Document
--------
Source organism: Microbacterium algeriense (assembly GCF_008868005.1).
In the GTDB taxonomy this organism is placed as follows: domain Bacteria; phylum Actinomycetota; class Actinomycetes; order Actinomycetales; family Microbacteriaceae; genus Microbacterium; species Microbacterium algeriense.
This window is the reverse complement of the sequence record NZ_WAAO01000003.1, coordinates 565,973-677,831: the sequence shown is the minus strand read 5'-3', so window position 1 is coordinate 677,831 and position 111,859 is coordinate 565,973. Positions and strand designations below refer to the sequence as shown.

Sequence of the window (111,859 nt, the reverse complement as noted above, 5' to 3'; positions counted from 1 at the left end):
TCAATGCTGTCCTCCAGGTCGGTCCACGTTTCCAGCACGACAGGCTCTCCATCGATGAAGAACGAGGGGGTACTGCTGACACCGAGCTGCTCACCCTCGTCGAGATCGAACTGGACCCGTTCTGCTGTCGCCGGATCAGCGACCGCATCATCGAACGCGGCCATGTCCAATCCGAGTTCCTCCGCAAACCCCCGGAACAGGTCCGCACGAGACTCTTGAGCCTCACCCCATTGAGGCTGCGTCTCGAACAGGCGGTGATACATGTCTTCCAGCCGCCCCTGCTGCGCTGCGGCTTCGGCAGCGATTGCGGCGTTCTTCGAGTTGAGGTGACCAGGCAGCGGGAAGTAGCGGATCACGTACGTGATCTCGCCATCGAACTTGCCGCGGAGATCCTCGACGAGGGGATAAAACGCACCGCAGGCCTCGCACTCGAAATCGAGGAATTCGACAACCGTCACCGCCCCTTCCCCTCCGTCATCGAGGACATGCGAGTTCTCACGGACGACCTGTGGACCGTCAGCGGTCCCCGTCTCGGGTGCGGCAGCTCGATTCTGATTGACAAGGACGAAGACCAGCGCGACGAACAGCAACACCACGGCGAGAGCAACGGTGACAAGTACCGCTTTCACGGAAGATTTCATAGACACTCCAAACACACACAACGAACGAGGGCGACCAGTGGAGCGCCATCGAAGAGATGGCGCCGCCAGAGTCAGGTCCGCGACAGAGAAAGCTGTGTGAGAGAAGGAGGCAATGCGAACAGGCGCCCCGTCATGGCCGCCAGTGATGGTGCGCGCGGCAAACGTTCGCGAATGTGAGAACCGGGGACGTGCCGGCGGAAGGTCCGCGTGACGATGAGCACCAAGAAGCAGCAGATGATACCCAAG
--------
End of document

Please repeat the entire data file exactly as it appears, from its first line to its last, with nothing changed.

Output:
Source organism: Microbacterium algeriense (assembly GCF_008868005.1).
In the GTDB taxonomy this organism is placed as follows: domain Bacteria; phylum Actinomycetota; class Actinomycetes; order Actinomycetales; family Microbacteriaceae; genus Microbacterium; species Microbacterium algeriense.
This window is the reverse complement of the sequence record NZ_WAAO01000003.1, coordinates 565,973-677,831: the sequence shown is the minus strand read 5'-3', so window position 1 is coordinate 677,831 and position 111,859 is coordinate 565,973. Positions and strand designations below refer to the sequence as shown.

Sequence of the window (111,859 nt, the reverse complement as noted above, 5' to 3'; positions counted from 1 at the left end):
TCAATGCTGTCCTCCAGGTCGGTCCACGTTTCCAGCACGACAGGCTCTCCATCGATGAAGAACGAGGGGGTACTGCTGACACCGAGCTGCTCACCCTCGTCGAGATCGAACTGGACCCGTTCTGCTGTCGCCGGATCAGCGACCGCATCATCGAACGCGGCCATGTCCAATCCGAGTTCCTCCGCAAACCCCCGGAACAGGTCCGCACGAGACTCTTGAGCCTCACCCCATTGAGGCTGCGTCTCGAACAGGCGGTGATACATGTCTTCCAGCCGCCCCTGCTGCGCTGCGGCTTCGGCAGCGATTGCGGCGTTCTTCGAGTTGAGGTGACCAGGCAGCGGGAAGTAGCGGATCACGTACGTGATCTCGCCATCGAACTTGCCGCGGAGATCCTCGACGAGGGGATAAAACGCACCGCAGGCCTCGCACTCGAAATCGAGGAATTCGACAACCGTCACCGCCCCTTCCCCTCCGTCATCGAGGACATGCGAGTTCTCACGGACGACCTGTGGACCGTCAGCGGTCCCCGTCTCGGGTGCGGCAGCTCGATTCTGATTGACAAGGACGAAGACCAGCGCGACGAACAGCAACACCACGGCGAGAGCAACGGTGACAAGTACCGCTTTCACGGAAGATTTCATAGACACTCCAAACACACACAACGAACGAGGGCGACCAGTGGAGCGCCATCGAAGAGATGGCGCCGCCAGAGTCAGGTCCGCGACAGAGAAAGCTGTGTGAGAGAAGGAGGCAATGCGAACAGGCGCCCCGTCATGGCCGCCAGTGATGGTGCGCGCGGCAAACGTTCGCGAATGTGAGAACCGGGGACGTGCCGGCGGAAGGTCCGCGTGACGATGAGCACCAAGAAGCAGCAGATGATACCCAAG